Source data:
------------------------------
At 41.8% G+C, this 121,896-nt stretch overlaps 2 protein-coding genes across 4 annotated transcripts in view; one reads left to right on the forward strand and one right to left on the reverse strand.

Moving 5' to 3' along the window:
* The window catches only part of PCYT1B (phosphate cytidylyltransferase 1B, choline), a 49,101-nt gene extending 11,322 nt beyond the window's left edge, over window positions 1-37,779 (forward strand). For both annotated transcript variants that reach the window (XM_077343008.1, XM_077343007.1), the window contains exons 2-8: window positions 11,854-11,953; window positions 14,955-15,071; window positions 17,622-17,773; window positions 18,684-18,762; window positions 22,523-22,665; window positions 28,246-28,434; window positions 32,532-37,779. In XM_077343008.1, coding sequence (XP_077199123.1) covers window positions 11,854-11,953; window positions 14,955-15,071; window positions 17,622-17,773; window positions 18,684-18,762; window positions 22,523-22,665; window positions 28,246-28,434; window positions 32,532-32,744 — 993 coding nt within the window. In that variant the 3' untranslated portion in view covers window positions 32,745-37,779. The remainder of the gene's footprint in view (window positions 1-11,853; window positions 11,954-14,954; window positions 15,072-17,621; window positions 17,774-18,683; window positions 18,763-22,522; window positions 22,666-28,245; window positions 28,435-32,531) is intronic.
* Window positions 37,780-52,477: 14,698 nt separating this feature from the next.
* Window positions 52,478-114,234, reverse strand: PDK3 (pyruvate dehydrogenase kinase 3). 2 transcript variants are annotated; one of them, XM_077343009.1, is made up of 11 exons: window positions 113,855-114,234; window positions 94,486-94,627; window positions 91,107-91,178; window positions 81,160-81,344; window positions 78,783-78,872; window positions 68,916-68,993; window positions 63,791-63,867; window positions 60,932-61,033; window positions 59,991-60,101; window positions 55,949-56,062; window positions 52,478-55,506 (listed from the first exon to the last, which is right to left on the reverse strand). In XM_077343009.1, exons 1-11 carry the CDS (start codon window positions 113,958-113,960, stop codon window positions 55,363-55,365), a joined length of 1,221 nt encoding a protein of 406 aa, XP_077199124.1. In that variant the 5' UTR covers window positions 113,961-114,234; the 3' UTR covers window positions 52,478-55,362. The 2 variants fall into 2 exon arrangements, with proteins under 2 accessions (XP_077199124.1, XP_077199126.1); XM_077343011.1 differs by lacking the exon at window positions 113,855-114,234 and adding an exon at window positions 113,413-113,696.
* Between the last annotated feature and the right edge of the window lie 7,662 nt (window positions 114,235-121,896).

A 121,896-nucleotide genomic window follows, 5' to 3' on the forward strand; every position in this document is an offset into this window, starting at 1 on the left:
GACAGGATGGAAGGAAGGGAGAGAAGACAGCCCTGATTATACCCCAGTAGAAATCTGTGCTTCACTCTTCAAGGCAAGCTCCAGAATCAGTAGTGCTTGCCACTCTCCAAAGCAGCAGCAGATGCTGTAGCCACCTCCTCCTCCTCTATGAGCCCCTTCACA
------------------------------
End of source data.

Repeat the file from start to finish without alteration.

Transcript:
At 41.8% G+C, this 121,896-nt stretch overlaps 2 protein-coding genes across 4 annotated transcripts in view; one reads left to right on the forward strand and one right to left on the reverse strand.

Moving 5' to 3' along the window:
* The window catches only part of PCYT1B (phosphate cytidylyltransferase 1B, choline), a 49,101-nt gene extending 11,322 nt beyond the window's left edge, over window positions 1-37,779 (forward strand). For both annotated transcript variants that reach the window (XM_077343008.1, XM_077343007.1), the window contains exons 2-8: window positions 11,854-11,953; window positions 14,955-15,071; window positions 17,622-17,773; window positions 18,684-18,762; window positions 22,523-22,665; window positions 28,246-28,434; window positions 32,532-37,779. In XM_077343008.1, coding sequence (XP_077199123.1) covers window positions 11,854-11,953; window positions 14,955-15,071; window positions 17,622-17,773; window positions 18,684-18,762; window positions 22,523-22,665; window positions 28,246-28,434; window positions 32,532-32,744 — 993 coding nt within the window. In that variant the 3' untranslated portion in view covers window positions 32,745-37,779. The remainder of the gene's footprint in view (window positions 1-11,853; window positions 11,954-14,954; window positions 15,072-17,621; window positions 17,774-18,683; window positions 18,763-22,522; window positions 22,666-28,245; window positions 28,435-32,531) is intronic.
* Window positions 37,780-52,477: 14,698 nt separating this feature from the next.
* Window positions 52,478-114,234, reverse strand: PDK3 (pyruvate dehydrogenase kinase 3). 2 transcript variants are annotated; one of them, XM_077343009.1, is made up of 11 exons: window positions 113,855-114,234; window positions 94,486-94,627; window positions 91,107-91,178; window positions 81,160-81,344; window positions 78,783-78,872; window positions 68,916-68,993; window positions 63,791-63,867; window positions 60,932-61,033; window positions 59,991-60,101; window positions 55,949-56,062; window positions 52,478-55,506 (listed from the first exon to the last, which is right to left on the reverse strand). In XM_077343009.1, exons 1-11 carry the CDS (start codon window positions 113,958-113,960, stop codon window positions 55,363-55,365), a joined length of 1,221 nt encoding a protein of 406 aa, XP_077199124.1. In that variant the 5' UTR covers window positions 113,961-114,234; the 3' UTR covers window positions 52,478-55,362. The 2 variants fall into 2 exon arrangements, with proteins under 2 accessions (XP_077199124.1, XP_077199126.1); XM_077343011.1 differs by lacking the exon at window positions 113,855-114,234 and adding an exon at window positions 113,413-113,696.
* Between the last annotated feature and the right edge of the window lie 7,662 nt (window positions 114,235-121,896).

A 121,896-nucleotide genomic window follows, 5' to 3' on the forward strand; every position in this document is an offset into this window, starting at 1 on the left:
GACAGGATGGAAGGAAGGGAGAGAAGACAGCCCTGATTATACCCCAGTAGAAATCTGTGCTTCACTCTTCAAGGCAAGCTCCAGAATCAGTAGTGCTTGCCACTCTCCAAAGCAGCAGCAGATGCTGTAGCCACCTCCTCCTCCTCTATGAGCCCCTTCACA